Friday, June 20, 2014

About a Davis Piece

During my morning reading, I came across an io9 piece by Lauren Davis, "These Medieval-Style Tolkien Illustrations Are Like Nothing We've Ever Seen." In it, Davis reports on and reproduces the Lord of the Rings artwork of Ukrainian artist Sergei Iukhimov, commenting on its resemblance to medieval iconographic traditions. Her comment about jealousy of those who grew up with such editions is likely to be agreed with by a number of her readers, for she is correct in noting that the illustrations do much to capture the feeling of Middle-earth.

How what Davis reports interacts with what Popova discusses (noted in this blog on 17 June 2014) is interesting. Admittedly, Davis can go into more detail with her single artist than Popova can with several, but what is notable is that the medieval scholar Tolkien does not deploy a medieval iconographic style in his illustrations, nor do the others Popova discusses, while Iukhimov does (and more than just the Orthodox style Davis names in discussing him). The effect of Iukhimov, then, is one that does far more to evoke the "medievalness" than do many of the other illustrations under discussion, which is not a condemnation of the illustration quality but is a comment on pseudo-historical context and its interaction with the narrative. There is something of the Crusades in the battles of Gondor and Mordor and much of the broader European medieval, and so the Iukhimov illustrations seem to be more in line with Tolkien's text than even the author's own; they look more like what is found in old manuscript copies, and so they fit more closely with the imagined transmission history of the text that the text itself presents.* Their inclusion makes the text more authentic, both to itself and to the medieval material from which it borrows so much.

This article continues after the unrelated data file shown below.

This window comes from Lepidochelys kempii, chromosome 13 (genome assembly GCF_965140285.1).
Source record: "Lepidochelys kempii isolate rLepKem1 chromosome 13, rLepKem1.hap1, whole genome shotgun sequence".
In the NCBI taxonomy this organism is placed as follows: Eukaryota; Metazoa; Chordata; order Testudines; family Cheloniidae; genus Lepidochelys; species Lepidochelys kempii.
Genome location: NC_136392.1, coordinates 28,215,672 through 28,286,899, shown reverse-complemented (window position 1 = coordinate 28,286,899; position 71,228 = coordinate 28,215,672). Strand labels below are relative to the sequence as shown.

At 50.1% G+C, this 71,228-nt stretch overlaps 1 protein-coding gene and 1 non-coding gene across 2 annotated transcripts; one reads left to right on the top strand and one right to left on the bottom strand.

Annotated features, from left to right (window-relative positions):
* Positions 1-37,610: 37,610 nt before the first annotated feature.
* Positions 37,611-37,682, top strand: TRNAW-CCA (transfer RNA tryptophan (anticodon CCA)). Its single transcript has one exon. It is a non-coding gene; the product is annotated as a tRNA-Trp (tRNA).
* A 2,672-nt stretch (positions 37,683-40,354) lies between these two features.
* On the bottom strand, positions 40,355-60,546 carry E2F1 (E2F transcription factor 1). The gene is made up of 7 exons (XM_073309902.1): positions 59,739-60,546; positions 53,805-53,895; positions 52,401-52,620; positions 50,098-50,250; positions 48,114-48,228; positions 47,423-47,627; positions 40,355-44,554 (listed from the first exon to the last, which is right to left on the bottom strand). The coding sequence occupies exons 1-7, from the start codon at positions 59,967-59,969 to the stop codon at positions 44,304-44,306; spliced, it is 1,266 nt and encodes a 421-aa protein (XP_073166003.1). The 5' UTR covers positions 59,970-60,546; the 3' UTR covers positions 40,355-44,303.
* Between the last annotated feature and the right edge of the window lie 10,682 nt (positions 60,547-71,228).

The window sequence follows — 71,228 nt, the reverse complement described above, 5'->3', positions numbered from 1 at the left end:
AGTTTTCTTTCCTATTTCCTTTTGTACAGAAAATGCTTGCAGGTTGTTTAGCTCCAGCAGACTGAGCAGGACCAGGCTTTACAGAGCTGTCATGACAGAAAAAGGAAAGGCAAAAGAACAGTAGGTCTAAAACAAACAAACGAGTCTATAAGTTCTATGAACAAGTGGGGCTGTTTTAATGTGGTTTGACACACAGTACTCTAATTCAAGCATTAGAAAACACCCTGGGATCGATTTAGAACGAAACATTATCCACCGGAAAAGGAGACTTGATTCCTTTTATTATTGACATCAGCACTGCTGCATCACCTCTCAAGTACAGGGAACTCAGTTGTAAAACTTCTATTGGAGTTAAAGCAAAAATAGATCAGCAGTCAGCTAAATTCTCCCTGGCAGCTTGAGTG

*Mary R. Bowman discusses the issue of textual self-transmission in "The Story Was Already Written: Narrative Theory in The Lord of the Rings" (Narrative 14.3 [October 2006]: 272-93), as does Vladimir Brljak in "The Books of Lost Tales: Tolkien as Metafictionist" (Tolkien Studies 7 [2010]: 1-34.)

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